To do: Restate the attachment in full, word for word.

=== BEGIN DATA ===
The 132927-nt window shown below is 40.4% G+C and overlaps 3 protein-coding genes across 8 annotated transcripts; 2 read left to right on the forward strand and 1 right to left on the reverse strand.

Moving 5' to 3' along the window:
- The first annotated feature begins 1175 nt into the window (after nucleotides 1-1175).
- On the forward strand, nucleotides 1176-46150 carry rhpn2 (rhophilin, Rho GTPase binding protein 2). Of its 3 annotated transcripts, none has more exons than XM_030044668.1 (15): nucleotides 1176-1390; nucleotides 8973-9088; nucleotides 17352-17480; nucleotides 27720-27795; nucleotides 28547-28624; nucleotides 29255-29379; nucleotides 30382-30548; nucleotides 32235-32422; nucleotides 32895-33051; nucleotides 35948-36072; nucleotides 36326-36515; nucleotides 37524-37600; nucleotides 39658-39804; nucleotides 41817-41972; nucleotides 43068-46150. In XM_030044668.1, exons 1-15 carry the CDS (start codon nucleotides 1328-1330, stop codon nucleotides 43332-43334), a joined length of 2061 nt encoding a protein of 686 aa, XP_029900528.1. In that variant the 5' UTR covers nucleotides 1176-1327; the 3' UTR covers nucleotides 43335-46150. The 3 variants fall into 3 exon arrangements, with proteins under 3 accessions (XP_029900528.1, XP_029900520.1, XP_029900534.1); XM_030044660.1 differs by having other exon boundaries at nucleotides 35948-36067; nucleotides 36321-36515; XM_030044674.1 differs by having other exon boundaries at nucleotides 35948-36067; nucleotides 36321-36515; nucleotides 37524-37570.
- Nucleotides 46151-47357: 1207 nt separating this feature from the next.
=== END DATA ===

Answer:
The 132927-nt window shown below is 40.4% G+C and overlaps 3 protein-coding genes across 8 annotated transcripts; 2 read left to right on the forward strand and 1 right to left on the reverse strand.

Moving 5' to 3' along the window:
- The first annotated feature begins 1175 nt into the window (after nucleotides 1-1175).
- On the forward strand, nucleotides 1176-46150 carry rhpn2 (rhophilin, Rho GTPase binding protein 2). Of its 3 annotated transcripts, none has more exons than XM_030044668.1 (15): nucleotides 1176-1390; nucleotides 8973-9088; nucleotides 17352-17480; nucleotides 27720-27795; nucleotides 28547-28624; nucleotides 29255-29379; nucleotides 30382-30548; nucleotides 32235-32422; nucleotides 32895-33051; nucleotides 35948-36072; nucleotides 36326-36515; nucleotides 37524-37600; nucleotides 39658-39804; nucleotides 41817-41972; nucleotides 43068-46150. In XM_030044668.1, exons 1-15 carry the CDS (start codon nucleotides 1328-1330, stop codon nucleotides 43332-43334), a joined length of 2061 nt encoding a protein of 686 aa, XP_029900528.1. In that variant the 5' UTR covers nucleotides 1176-1327; the 3' UTR covers nucleotides 43335-46150. The 3 variants fall into 3 exon arrangements, with proteins under 3 accessions (XP_029900528.1, XP_029900520.1, XP_029900534.1); XM_030044660.1 differs by having other exon boundaries at nucleotides 35948-36067; nucleotides 36321-36515; XM_030044674.1 differs by having other exon boundaries at nucleotides 35948-36067; nucleotides 36321-36515; nucleotides 37524-37570.
- Nucleotides 46151-47357: 1207 nt separating this feature from the next.